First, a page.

Available and affordable health care surfaced as the number one concern among regulators and legislators organizing their “to do” list for 2007. State insurance commissioners in Arkansas, New Hampshire and West Virginia interviewed by National Underwriter, as well as a state legislator in Rhode Island and member of the National Conference of Insurance Legislators, all put expanding health care coverage at the top of their efforts in the coming year.
“Like many other states, we are challenged by the number of uninsured for health coverage,” said Jane Cline, West Virginia commissioner, explaining why it will be a priority in 2007. Affordability issues continue to be a challenge, she added. Cline was elected NAIC secretary-treasurer during the winter meeting of the National Association of Insurance Commissioners.
There are several “serious issues” that Arkansas is addressing, said Julie Benafield Bowman, Arkansas commissioner. Among the health issues on the department’s radar, said Benafield Bowman, are the Medicare Part “D” prescription drug program and, more generally, access to health insurance for Arkansas consumers.
State Rep. Brian Kennedy, D-38th District, R.I., said that as a legislator one of the biggest issues both in his state and at NCOIL is the availability of health insurance. Kennedy says his state is watching to see how a new plan in Massachusetts designed to expand health care coverage will work. It is important to develop an innovative new approach, said Kennedy, because “the whole issue of health insurance is such a burden on our constituents and on the insurance industry.”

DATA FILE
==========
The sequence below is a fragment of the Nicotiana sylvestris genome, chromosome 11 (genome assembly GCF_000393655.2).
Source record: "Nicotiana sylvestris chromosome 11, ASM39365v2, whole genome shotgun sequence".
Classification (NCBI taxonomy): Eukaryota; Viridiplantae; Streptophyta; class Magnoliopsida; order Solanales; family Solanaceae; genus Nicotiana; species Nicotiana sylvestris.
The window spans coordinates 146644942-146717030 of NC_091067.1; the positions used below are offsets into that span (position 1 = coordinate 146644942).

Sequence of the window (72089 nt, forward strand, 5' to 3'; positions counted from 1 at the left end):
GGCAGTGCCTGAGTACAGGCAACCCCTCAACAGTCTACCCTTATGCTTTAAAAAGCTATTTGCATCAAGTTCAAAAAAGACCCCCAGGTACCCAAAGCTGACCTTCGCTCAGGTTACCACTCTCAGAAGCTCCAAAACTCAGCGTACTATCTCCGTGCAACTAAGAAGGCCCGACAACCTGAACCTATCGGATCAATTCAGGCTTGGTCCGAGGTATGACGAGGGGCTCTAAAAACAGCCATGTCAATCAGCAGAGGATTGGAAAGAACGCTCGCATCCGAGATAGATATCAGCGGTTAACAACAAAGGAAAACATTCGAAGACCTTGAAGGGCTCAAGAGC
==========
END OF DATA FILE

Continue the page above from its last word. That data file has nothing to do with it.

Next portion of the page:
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If the Massachusetts plan proves viable and can be rolled out in other states, Rhode Island and NCOIL will look at it, he added.
NCOIL Executive Director Susan Nolan said that among the issues NCOIL would be tracking in 2007 are life insurance contracts that are sold solely for the purpose of resale at a later point. NCOIL will be looking at the NAIC Viatical Settlement Model Act as well as considering whether it should develop its own model, according to Nolan.
Another issue NCOIL will be looking at in the coming year, said Nolan, is transparency between doctors and providers such as HMOs and whether an agreement between a doctor and an HMO should be disclosed to a third party. How equity-indexed annuities should be regulated will also be discussed, Nolan said.
New NAIC President Walter Bell said in a statement that he would advance efforts to enhance regulatory modernization and provide national uniformity through programs such as SERFF, the NAIC’s electronic rate and form filing system, and the Interstate Compact Commission.